Louis Gabriel wrote:
What I'm wondering is what kind of architecture would one have to have in place to handle 12,000 db backed request per second (say, for example with a three table query for each request processed).
What I'm wondering is how you came up with this number? Sites whose load peaks at 12,000 DB-backed requests per second would have to have tens of millions of users. A few things you said lead me to believe that you don't really anticipate that kind of load. For instance, you said,
Lets say, for instance, that you have a web service used by 12,000 external users
To clarify, it won't be 12,000 request per second **every second**. But it will be 12,000 request per second several times throughout the day. 12,000 db backed request per second is a peak load number, not an average load number
The users will have different points of access probably about 20,000 at least -- from all over the United States -- but not the world.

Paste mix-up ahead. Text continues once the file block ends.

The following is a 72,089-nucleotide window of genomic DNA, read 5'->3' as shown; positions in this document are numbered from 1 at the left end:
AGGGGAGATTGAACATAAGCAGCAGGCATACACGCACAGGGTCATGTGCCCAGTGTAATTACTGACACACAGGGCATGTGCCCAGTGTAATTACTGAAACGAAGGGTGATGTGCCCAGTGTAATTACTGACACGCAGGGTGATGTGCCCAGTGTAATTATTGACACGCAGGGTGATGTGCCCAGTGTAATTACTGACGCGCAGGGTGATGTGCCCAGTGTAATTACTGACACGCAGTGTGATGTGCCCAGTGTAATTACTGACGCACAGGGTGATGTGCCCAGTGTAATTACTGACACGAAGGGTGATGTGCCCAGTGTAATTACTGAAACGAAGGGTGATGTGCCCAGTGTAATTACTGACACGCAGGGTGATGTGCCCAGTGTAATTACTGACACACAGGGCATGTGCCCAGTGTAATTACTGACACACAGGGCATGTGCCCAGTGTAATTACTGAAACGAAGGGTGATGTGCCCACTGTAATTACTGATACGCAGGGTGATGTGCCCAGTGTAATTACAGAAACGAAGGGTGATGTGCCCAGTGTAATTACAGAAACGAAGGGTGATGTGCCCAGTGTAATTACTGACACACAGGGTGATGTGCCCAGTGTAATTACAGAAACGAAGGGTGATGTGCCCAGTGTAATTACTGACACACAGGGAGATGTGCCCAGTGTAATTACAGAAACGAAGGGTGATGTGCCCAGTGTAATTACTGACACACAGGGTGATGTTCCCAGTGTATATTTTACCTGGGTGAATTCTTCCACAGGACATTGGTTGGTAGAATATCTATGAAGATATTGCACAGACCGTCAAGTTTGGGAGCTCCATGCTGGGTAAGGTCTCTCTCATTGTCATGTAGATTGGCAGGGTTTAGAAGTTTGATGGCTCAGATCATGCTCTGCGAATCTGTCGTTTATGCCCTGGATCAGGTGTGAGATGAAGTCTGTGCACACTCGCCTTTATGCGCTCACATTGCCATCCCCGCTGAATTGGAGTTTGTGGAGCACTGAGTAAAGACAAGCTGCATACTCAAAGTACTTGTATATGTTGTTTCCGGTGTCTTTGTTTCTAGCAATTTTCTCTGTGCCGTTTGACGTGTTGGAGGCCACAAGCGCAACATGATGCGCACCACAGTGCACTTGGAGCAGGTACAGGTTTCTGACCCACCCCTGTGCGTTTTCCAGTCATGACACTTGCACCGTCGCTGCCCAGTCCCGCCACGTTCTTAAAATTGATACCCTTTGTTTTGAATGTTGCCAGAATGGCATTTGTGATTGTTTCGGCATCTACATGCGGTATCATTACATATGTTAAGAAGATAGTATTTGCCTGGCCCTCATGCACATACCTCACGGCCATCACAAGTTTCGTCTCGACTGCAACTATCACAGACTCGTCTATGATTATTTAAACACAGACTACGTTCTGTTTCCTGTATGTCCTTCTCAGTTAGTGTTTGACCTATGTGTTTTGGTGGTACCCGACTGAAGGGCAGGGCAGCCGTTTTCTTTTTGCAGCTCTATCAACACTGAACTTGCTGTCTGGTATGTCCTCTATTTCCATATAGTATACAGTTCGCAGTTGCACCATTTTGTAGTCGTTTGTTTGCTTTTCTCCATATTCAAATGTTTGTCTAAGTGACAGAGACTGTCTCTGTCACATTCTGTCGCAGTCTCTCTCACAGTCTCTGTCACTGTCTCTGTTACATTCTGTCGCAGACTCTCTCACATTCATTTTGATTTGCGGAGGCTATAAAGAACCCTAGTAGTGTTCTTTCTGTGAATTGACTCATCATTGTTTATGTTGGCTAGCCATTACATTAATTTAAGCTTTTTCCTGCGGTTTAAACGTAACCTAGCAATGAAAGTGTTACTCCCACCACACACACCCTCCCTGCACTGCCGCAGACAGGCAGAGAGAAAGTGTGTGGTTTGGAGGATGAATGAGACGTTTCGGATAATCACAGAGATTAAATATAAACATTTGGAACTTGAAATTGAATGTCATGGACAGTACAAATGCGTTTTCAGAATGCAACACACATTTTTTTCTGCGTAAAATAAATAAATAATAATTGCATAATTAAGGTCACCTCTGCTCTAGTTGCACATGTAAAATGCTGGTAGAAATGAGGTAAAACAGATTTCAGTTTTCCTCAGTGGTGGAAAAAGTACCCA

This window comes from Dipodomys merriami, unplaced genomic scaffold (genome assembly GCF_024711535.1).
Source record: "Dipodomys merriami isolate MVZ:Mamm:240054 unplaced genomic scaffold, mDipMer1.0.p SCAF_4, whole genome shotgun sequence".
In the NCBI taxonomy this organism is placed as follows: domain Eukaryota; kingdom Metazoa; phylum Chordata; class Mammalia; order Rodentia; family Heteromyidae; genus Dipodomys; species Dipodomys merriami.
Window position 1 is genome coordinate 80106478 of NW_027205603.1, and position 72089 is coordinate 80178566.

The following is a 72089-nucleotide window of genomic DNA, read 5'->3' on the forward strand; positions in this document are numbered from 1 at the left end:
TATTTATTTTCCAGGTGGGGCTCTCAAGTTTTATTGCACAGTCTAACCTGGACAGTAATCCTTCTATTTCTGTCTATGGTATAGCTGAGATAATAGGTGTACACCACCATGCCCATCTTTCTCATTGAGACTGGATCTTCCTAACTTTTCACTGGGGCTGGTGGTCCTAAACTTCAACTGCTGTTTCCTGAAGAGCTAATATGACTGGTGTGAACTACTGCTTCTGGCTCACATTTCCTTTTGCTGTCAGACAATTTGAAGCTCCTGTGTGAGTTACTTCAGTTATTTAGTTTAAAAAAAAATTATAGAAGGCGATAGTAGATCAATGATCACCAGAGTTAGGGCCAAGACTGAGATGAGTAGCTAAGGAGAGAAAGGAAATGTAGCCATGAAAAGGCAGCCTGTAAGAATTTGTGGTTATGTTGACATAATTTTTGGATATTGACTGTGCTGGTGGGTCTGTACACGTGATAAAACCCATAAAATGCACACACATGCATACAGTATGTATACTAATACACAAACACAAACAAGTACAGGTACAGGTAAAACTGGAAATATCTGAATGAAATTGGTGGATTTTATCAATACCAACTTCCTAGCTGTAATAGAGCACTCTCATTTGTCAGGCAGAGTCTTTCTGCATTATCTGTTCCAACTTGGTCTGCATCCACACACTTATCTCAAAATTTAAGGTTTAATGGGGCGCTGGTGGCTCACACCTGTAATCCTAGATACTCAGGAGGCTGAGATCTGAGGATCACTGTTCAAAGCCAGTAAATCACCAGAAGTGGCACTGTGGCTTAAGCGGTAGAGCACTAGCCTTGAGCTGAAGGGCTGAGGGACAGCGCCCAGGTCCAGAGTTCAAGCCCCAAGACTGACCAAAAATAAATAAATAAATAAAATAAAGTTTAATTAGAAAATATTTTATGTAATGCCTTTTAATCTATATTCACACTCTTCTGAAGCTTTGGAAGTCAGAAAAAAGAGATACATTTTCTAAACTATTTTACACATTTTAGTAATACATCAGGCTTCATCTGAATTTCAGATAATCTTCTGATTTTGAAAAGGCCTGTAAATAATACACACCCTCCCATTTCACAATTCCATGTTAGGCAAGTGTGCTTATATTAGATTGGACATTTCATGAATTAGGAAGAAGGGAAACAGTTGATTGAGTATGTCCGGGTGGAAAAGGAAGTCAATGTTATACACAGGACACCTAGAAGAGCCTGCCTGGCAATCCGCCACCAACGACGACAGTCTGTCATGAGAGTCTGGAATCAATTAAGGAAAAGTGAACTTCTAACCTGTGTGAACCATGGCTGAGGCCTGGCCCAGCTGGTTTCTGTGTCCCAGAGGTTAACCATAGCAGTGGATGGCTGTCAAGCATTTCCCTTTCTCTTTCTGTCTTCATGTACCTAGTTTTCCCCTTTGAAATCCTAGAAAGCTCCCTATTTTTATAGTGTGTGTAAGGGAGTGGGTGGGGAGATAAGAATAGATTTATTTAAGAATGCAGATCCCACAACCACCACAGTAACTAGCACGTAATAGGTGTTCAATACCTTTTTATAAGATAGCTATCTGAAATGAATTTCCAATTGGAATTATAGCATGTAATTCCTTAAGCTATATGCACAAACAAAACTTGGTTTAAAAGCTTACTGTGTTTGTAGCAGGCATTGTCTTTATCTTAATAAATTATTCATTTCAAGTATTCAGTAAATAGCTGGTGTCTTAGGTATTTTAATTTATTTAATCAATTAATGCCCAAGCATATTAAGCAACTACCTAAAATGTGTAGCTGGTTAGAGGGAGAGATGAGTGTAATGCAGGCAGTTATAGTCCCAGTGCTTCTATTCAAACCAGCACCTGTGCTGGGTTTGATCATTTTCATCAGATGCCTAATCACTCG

It sounds like you are going to have 12,000 users total -- not millions of users handling "large amounts of money." In that case, there is no way in hell your site is ever going to receive 12,000 concurrent requests per second. It's like saying that if Verizon has 10,000,000 subscribers in New York City, it must have the capacity to handle 10,000,000 concurrent phone calls. Guess what. Verizon doesn't have that capacity.
If your estimate of 12,000 db-backed requests per second is based on the historic data from an existing installation, that's one thing. Otherwise you'd have to know about things like queueing theory, M/M/K/K models, and crap like that to be able to estimate the likelihood of getting more than n db-backed requests per second.
In other words, please clarify where the number comes from.